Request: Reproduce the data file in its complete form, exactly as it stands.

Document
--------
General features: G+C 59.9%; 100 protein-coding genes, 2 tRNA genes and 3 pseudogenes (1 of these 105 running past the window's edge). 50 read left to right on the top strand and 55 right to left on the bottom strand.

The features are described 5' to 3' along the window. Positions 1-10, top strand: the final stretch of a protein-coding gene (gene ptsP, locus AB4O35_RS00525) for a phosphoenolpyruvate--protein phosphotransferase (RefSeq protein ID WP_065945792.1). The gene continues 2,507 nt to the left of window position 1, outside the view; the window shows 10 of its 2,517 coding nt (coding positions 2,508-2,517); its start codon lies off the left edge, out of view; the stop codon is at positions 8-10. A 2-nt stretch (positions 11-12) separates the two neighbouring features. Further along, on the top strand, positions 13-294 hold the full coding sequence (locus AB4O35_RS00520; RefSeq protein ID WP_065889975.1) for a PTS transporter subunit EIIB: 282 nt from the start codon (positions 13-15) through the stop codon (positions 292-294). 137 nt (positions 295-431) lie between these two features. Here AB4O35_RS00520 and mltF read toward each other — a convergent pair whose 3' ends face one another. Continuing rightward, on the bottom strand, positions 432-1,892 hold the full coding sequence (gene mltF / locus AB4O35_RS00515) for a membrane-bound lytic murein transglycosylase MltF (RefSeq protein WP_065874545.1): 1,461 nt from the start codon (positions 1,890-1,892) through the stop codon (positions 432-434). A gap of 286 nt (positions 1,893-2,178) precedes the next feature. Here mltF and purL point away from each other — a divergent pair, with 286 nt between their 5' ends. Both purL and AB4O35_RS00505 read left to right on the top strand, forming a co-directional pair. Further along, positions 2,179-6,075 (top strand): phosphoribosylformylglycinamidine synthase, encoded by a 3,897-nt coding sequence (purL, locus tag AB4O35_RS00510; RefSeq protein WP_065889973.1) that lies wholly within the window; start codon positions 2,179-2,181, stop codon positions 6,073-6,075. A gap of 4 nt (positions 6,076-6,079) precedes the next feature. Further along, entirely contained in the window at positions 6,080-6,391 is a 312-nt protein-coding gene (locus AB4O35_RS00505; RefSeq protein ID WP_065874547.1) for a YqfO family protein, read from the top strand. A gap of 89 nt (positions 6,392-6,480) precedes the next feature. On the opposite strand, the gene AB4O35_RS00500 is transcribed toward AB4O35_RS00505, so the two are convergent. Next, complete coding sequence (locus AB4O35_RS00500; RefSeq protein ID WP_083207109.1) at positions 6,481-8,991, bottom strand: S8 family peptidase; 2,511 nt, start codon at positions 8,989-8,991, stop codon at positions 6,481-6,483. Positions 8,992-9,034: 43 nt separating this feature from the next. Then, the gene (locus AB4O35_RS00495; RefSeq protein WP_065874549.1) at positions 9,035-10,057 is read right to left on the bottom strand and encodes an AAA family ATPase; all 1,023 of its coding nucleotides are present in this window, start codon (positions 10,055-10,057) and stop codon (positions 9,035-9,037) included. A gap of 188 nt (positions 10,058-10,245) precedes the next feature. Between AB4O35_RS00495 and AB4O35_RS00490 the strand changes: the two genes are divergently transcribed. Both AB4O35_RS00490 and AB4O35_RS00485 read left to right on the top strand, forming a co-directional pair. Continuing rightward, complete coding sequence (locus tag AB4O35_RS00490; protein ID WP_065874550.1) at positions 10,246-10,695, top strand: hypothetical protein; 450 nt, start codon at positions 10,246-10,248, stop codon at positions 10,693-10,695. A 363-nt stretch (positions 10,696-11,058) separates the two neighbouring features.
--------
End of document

General features: G+C 59.9%; 100 protein-coding genes, 2 tRNA genes and 3 pseudogenes (1 of these 105 running past the window's edge). 50 read left to right on the top strand and 55 right to left on the bottom strand.

The features are described 5' to 3' along the window. Positions 1-10, top strand: the final stretch of a protein-coding gene (gene ptsP, locus AB4O35_RS00525) for a phosphoenolpyruvate--protein phosphotransferase (RefSeq protein ID WP_065945792.1). The gene continues 2,507 nt to the left of window position 1, outside the view; the window shows 10 of its 2,517 coding nt (coding positions 2,508-2,517); its start codon lies off the left edge, out of view; the stop codon is at positions 8-10. A 2-nt stretch (positions 11-12) separates the two neighbouring features. Further along, on the top strand, positions 13-294 hold the full coding sequence (locus AB4O35_RS00520; RefSeq protein ID WP_065889975.1) for a PTS transporter subunit EIIB: 282 nt from the start codon (positions 13-15) through the stop codon (positions 292-294). 137 nt (positions 295-431) lie between these two features. Here AB4O35_RS00520 and mltF read toward each other — a convergent pair whose 3' ends face one another. Continuing rightward, on the bottom strand, positions 432-1,892 hold the full coding sequence (gene mltF / locus AB4O35_RS00515) for a membrane-bound lytic murein transglycosylase MltF (RefSeq protein WP_065874545.1): 1,461 nt from the start codon (positions 1,890-1,892) through the stop codon (positions 432-434). A gap of 286 nt (positions 1,893-2,178) precedes the next feature. Here mltF and purL point away from each other — a divergent pair, with 286 nt between their 5' ends. Both purL and AB4O35_RS00505 read left to right on the top strand, forming a co-directional pair. Further along, positions 2,179-6,075 (top strand): phosphoribosylformylglycinamidine synthase, encoded by a 3,897-nt coding sequence (purL, locus tag AB4O35_RS00510; RefSeq protein WP_065889973.1) that lies wholly within the window; start codon positions 2,179-2,181, stop codon positions 6,073-6,075. A gap of 4 nt (positions 6,076-6,079) precedes the next feature. Further along, entirely contained in the window at positions 6,080-6,391 is a 312-nt protein-coding gene (locus AB4O35_RS00505; RefSeq protein ID WP_065874547.1) for a YqfO family protein, read from the top strand. A gap of 89 nt (positions 6,392-6,480) precedes the next feature. On the opposite strand, the gene AB4O35_RS00500 is transcribed toward AB4O35_RS00505, so the two are convergent. Next, complete coding sequence (locus AB4O35_RS00500; RefSeq protein ID WP_083207109.1) at positions 6,481-8,991, bottom strand: S8 family peptidase; 2,511 nt, start codon at positions 8,989-8,991, stop codon at positions 6,481-6,483. Positions 8,992-9,034: 43 nt separating this feature from the next. Then, the gene (locus AB4O35_RS00495; RefSeq protein WP_065874549.1) at positions 9,035-10,057 is read right to left on the bottom strand and encodes an AAA family ATPase; all 1,023 of its coding nucleotides are present in this window, start codon (positions 10,055-10,057) and stop codon (positions 9,035-9,037) included. A gap of 188 nt (positions 10,058-10,245) precedes the next feature. Between AB4O35_RS00495 and AB4O35_RS00490 the strand changes: the two genes are divergently transcribed. Both AB4O35_RS00490 and AB4O35_RS00485 read left to right on the top strand, forming a co-directional pair. Continuing rightward, complete coding sequence (locus tag AB4O35_RS00490; protein ID WP_065874550.1) at positions 10,246-10,695, top strand: hypothetical protein; 450 nt, start codon at positions 10,246-10,248, stop codon at positions 10,693-10,695. A 363-nt stretch (positions 10,696-11,058) separates the two neighbouring features.